Originally a guest post 11 December 2018 at Climate Etc
An observational estimate of transient (multidecadal) warming relative to cumulative CO2 emissions is little over half that per IPCC AR5 projections.
AR5 claims that CO2-caused warming would be undiminished for 1000 years after emissions cease, but observations indicate that it would halve.
In recent years climate scientists and policymakers have increasingly focused on the sensitivity of the climate system to cumulative carbon emissions, which provides a simple link between politically-chosen maximum global warming targets and implicit carbon emission budgets. Figure 1 below, a reproduction of IPCC AR5 Figure SPM.10, shows how warming projected by climate models progresses during the four AR5 emission scenarios, RCP2.6 to RCP8.5. This chart appears to be of key importance so far as policymaking is concerned.
The multimodel mean warming response to cumulative carbon emissions in Figure 1 is almost identical for all scenarios, and is approximately linear. These are only model projections, and there are wide differences between the responses of the various models (shown by the coloured plume). However, there are reasons to believe that there is a fundamental link between cumulative carbon emissions and warming, at least in equilibrium. In this article I shall attempt to quantify this relationship, using observationally-based estimates rather than complex climate-carbon cycle models. The results suggest that the AR5 projections are over pessimistic by a factor of almost two in this century, and by even more in the long run.
Figure 1. Reproduction of IPCC AR5 WG1 Figure SPM.10: Simulated global mean surface temperature increase as a function of cumulative total global CO2 emissions from various lines of evidence. Multi-model results from a hierarchy of climate-carbon cycle models for each RCP until 2100 are shown with coloured lines and decadal means (dots). The multi-model mean and range simulated by CMIP5 models, forced by a CO2 increase of 1% per year, is given by the thin black line and grey area. The 1% per year CO2 simulations exhibit lower warming than those driven by RCPs, which include additional non-CO2 forcings. Temperature values are given relative to the 1861−1880 base period, emissions are post 1870.[i]
There are two principal metrics for sensitivity to cumulative carbon emissions. The best known is the transient response to carbon emissions (TCRE).[ii] This measures the change in global mean surface temperature (GMST) at the end of a period, typically of the order of a century long, during which CO2 is emitted smoothly. TCRE is stated per 1000 GtC (≡ 1 TtC) emissions, and usually assumes a total of 1000 GtC is emitted. Note that 1000 GtC is the carbon content of 3667 GtCO2.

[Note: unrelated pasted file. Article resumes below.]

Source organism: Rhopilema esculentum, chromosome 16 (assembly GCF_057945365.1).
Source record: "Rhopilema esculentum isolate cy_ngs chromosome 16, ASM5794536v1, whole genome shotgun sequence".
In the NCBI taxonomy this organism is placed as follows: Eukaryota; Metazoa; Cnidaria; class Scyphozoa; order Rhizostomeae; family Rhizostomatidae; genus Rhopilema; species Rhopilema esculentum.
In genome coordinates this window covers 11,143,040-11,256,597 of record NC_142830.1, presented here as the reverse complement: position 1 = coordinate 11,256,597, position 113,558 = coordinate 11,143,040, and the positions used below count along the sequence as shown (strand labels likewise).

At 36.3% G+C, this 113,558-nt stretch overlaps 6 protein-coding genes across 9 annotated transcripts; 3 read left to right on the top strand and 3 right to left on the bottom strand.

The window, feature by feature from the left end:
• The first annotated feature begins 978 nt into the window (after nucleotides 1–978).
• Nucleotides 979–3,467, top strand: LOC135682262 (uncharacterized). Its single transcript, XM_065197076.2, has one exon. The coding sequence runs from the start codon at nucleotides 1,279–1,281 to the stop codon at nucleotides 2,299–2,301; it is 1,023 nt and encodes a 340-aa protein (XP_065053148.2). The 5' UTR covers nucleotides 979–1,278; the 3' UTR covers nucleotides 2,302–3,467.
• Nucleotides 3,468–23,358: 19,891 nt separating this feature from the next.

In CMIP5 earth system models (ESMs), which couple carbon cycle models with atmosphere-ocean global climate models, TCRE ranges from 0.8°C to 2.4°C, with a mean of 1.6°C.[iii] The assessment in AR5, which largely mirrors the CMIP5 ESM range, was that the TCRE is likely between 0.8°C to 2.5°C, for cumulative CO2 emissions less than about 2000 GtC, until the time at which temperatures peak. The multi-model mean TCRE under the middling RCP4.5 and RCP6.0 scenarios shown in Figure SPM.10 is 2.0°C, after deducting warming attributable to non-CO2 forcings,[iv] some 25% higher than the 1.6°C mid-point of the TCRE range for CMIP5 ESMs. The high 2.0°C mean TCRE implicit in AR5 Figure SPM.10 reflects the makeup of the ensemble of CMIP5 ESMs involved as well as the inclusion of projections by higher-TCRE Earth models of intermediate complexity (EMICs).
The second metric is the equilibrium response to carbon emissions (ERCE).[v] This measures the equilibrium change in GMST per 1000 GtC of CO2 emissions.[vi] It is reached long after the emissions have ceased, once the deep ocean has come into both thermal and carbon-concentration equilibrium with the atmosphere and the land ecosystem. AR5 did not give an explicit range for ECRE.
Transient and equilibrium response to carbon emissions in CMIP5 ESMs
Remarkably, in CMIP5 ESMs there is little change in GMST between the end of a century over which CO2 is emitted and equilibrium being reached between the atmosphere with the deep ocean, which here is treated as occurring after 1000 years. This is illustrated by the red line in Figure 2.[vii] That means that their equilibrium and transient responses to cumulative carbon emissions are almost identical.